For some reason, I have the song “Anything you can do I can do better” from the movie Annie Get Your Gun starring Betty Hutton and Howard Keel rattling around my poor old noggin.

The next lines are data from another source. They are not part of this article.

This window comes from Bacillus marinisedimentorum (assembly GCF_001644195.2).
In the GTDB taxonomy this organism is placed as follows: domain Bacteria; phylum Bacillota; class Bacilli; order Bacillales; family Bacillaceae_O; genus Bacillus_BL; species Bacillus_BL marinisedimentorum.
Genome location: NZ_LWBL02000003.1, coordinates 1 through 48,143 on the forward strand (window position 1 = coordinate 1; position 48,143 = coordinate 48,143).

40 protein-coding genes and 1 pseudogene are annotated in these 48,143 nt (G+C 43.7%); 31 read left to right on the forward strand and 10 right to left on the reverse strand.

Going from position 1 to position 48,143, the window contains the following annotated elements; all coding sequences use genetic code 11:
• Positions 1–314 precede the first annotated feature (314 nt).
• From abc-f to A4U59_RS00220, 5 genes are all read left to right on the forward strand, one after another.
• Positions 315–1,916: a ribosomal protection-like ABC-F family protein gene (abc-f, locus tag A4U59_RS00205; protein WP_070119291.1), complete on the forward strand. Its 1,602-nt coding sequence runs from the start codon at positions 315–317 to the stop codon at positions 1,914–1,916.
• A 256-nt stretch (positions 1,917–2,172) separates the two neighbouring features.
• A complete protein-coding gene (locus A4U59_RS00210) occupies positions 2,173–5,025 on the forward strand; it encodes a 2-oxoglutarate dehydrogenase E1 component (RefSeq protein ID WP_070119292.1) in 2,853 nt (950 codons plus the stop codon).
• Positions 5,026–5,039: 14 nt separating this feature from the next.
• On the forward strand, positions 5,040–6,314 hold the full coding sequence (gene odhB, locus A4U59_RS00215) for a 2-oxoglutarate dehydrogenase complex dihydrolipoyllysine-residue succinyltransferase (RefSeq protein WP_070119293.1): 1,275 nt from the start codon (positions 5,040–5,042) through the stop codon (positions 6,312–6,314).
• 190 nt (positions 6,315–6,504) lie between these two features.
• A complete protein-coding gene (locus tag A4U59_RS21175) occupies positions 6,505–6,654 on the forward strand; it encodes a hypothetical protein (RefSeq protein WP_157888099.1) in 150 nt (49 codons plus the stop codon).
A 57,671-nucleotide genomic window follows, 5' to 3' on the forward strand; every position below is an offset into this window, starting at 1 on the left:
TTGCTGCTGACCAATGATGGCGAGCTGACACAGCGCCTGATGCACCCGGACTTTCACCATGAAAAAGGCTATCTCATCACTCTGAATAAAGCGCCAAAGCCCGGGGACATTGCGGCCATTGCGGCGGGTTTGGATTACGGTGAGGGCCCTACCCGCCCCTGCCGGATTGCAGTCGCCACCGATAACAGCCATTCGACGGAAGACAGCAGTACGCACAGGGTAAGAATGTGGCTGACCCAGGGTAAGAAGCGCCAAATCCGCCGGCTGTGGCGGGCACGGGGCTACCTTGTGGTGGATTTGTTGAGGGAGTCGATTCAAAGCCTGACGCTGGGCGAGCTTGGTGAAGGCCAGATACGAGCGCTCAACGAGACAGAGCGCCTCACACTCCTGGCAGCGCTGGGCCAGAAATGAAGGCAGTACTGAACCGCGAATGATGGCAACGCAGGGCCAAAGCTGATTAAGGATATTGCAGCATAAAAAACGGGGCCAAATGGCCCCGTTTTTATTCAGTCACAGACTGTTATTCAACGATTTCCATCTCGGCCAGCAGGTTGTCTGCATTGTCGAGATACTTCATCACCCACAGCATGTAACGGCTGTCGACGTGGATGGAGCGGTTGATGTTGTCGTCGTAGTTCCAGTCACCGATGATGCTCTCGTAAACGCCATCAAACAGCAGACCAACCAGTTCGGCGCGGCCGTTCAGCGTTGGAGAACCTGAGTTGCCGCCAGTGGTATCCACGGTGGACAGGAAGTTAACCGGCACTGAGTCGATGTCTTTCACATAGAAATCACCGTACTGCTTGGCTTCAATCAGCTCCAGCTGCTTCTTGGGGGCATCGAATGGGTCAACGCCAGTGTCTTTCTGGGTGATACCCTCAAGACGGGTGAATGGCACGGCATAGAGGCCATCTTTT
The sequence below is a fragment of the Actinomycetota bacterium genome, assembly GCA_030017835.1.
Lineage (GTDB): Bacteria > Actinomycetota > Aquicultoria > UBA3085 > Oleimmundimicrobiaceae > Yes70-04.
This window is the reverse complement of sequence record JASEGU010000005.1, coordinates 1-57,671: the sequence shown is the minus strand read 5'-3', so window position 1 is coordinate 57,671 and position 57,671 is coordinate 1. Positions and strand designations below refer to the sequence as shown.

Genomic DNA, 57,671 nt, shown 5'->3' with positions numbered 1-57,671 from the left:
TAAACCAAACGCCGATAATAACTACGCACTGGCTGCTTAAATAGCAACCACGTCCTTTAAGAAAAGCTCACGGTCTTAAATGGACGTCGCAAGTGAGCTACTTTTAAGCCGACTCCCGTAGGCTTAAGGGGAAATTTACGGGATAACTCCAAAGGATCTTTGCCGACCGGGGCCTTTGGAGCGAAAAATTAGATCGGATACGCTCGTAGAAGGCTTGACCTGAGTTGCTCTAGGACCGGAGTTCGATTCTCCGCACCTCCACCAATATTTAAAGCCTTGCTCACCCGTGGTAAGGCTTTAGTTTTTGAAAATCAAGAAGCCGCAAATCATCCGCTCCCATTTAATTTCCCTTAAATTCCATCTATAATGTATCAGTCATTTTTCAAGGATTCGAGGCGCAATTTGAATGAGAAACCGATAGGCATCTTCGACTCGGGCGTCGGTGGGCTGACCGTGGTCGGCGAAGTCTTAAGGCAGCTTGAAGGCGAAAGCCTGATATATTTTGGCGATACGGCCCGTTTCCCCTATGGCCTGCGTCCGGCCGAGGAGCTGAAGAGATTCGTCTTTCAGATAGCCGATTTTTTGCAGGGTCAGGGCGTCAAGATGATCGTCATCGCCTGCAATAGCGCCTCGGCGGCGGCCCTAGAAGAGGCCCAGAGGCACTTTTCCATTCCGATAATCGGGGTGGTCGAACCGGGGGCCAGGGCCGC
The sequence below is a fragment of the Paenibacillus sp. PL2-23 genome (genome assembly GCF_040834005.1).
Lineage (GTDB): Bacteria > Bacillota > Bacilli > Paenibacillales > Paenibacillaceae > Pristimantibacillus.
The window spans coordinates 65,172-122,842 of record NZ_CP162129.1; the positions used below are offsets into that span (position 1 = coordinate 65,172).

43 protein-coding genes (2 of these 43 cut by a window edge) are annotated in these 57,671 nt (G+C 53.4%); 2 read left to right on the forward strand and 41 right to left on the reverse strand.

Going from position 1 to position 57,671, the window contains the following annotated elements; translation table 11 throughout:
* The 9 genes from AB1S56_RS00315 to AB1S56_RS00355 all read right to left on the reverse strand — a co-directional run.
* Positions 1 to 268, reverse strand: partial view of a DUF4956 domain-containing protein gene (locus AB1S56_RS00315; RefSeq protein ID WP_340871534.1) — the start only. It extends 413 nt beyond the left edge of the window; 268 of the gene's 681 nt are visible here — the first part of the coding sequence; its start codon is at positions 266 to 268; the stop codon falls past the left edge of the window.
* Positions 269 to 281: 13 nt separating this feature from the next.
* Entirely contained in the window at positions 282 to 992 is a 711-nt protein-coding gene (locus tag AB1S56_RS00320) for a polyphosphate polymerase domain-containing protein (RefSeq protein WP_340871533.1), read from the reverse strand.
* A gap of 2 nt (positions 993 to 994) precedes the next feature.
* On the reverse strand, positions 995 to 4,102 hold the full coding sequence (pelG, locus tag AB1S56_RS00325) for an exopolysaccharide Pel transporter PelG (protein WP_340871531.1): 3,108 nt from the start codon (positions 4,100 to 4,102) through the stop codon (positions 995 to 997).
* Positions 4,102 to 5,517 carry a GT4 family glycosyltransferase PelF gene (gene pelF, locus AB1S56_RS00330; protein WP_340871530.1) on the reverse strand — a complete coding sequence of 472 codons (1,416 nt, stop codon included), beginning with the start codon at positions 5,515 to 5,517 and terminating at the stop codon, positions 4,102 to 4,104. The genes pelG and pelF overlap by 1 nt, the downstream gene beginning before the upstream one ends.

Possibly this was because I just watched the video of one of my chums, Jaime Villela, interviewing another of my pals, Aubrey Kagan (see Engineering Around the World: Aubrey Kagan). I’m sure he doesn’t intend to, but Aubrey always manages to “go one better” in almost any endeavor. If I tell him I just read a book by a certain author, for example, Aubrey will respond that he’s read all of the books by that author and then add that he and the author are close personal friends and are planning a skiing holiday together. If I dare make note of an interesting algorithm I once implemented in Excel, Aubrey will casually mention that he wrote the book on using Excel for electronics engineers — literally: Excel by Example: A Microsoft Excel Cookbook for Electronics Engineers. Let’s pick a topic at random. If I drop into the conversation the fact that I once had an interesting experience in a mine, for example, Aubrey will tell the tale of his working in the deepest mine in Africa, as part of which he found the time to create a subterranean radio system that allowed miners in the depths of the abyss to communicate with their compatriots on the surface (see Creating an Underground Vehicle Monitor for Mining). Should I foolishly drop into the conversation that I once had occasion to visit a museum in an obscure city in a little known country, it will turn out that Aubrey was there before me and somehow managed to find the time to visit all of the museums and art galleries and sites of interest (see My 10 Most Memorable Touring Spots as an Engineer). I grew up in the wilds of Yorkshire, which is in the rugged north of England. The people in the soft south of England have maps that reflect their part of the country in fanatical detail while showing little above an area known as the Watford Gap except for the words, “Beware, here be dragons!” To be fair, we have similar maps in the north annotated with the warning, “Beware, here be wusses” in the area below the Watford Gap. I had a hard life as a student. I had to take two busses to get to the university from my flat. Of course, Aubrey can top that, because he was born and raised in Rhodesia (now called Zimbabwe), but the university there didn’t offer an engineering course, so he took his Bachelor’s degree in engineering at the Technion (Israel Institute of Technology). Aubrey was in the process of completing his Bachelor’s and planning on taking his Master’s in business administration when the Yom Kippur war broke out between a coalition of Arab states led by Egypt and Syria against Israel. This threw a bit of a spanner into the works, as wars tend to do. Since Rhodesia was in the middle of its own civil war by this time, Aubrey ended up at the University of the Witwatersrand in Johannesburg, which is the largest city in South Africa, classified as a megacity, and is one of the 50 largest urban areas in the world. I used to like the sound of “Sheffield Hallam University” where I took my own degree, but now I think it would be really cool to be able to say that one attended the “University of the Witwatersrand.” Did I mention that I had to take two busses to get to the university from my flat? I don’t want to dwell on this, but sometimes it was cold, windy, foggy, overcast, and raining (thankfully, that was only in the summer). Everybody has a story to tell. Aubrey has more than most. In addition to being incredibly interesting, he’s also a jolly nice guy, so I really recommend that you watch the Jaime-Aubrey Video Interview and then tell me what you think.